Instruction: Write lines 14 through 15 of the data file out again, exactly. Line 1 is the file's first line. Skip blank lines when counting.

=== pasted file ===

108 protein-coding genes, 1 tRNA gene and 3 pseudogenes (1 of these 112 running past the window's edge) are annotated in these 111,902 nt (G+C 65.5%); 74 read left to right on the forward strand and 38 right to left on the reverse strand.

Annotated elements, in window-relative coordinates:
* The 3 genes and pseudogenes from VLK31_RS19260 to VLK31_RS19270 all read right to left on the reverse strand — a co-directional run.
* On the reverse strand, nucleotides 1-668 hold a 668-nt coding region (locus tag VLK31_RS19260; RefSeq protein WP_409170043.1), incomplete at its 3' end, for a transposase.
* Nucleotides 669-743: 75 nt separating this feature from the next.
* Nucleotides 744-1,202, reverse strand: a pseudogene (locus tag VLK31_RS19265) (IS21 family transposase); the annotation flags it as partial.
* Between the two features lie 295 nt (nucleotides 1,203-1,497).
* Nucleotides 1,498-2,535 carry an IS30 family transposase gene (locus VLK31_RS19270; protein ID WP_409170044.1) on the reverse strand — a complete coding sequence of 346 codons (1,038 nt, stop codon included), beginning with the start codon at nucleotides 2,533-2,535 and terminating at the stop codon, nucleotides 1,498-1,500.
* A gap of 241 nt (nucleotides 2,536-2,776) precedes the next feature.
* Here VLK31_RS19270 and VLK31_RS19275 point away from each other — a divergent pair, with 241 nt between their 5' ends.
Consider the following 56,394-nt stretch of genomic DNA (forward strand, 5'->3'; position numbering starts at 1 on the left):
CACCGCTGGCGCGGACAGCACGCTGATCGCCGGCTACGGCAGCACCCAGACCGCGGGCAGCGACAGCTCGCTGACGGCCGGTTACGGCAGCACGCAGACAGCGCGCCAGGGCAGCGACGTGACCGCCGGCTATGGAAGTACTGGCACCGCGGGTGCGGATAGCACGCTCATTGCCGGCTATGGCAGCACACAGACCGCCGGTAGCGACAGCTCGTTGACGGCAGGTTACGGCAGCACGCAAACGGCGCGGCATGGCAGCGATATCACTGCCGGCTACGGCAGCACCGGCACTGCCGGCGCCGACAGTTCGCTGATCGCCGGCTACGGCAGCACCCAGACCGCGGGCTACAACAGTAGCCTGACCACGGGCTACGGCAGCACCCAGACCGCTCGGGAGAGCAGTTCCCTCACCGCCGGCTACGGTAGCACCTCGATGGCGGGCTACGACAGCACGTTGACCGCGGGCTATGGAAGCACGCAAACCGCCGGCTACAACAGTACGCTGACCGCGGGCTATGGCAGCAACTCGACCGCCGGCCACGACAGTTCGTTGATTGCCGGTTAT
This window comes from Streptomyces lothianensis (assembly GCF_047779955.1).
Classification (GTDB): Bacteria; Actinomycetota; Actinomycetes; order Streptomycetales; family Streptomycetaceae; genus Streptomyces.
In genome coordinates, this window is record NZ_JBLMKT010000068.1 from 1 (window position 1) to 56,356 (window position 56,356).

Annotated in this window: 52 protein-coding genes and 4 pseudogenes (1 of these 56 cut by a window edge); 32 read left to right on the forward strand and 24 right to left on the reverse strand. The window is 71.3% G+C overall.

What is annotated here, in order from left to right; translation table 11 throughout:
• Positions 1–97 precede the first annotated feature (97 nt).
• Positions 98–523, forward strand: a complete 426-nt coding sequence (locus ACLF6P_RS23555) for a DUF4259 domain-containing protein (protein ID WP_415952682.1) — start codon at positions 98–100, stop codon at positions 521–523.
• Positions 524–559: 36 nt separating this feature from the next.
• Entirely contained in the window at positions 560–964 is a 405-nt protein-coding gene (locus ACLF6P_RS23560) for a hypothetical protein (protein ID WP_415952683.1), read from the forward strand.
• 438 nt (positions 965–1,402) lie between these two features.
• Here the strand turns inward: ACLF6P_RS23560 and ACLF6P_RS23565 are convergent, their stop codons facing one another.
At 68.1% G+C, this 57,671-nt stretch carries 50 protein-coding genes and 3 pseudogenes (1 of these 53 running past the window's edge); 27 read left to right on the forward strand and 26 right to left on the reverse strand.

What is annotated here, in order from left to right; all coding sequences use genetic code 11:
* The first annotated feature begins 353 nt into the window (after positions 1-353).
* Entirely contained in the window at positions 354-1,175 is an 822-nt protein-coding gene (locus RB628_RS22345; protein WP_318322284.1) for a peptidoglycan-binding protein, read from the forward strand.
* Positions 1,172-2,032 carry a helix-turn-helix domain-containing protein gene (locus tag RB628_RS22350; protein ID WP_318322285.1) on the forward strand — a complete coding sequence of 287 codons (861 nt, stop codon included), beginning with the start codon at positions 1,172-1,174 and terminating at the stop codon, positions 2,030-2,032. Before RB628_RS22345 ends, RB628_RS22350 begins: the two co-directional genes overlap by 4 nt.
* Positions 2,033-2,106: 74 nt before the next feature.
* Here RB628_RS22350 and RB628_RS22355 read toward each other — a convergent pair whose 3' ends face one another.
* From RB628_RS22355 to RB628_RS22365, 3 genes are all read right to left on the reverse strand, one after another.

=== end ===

Classification (GTDB): Bacteria; Actinomycetota; Actinomycetes; order Streptomycetales; family Streptomycetaceae; genus Streptomyces.
In genome coordinates, this window is record NZ_JBLMKT010000068.1 from 1 (window position 1) to 56,356 (window position 56,356).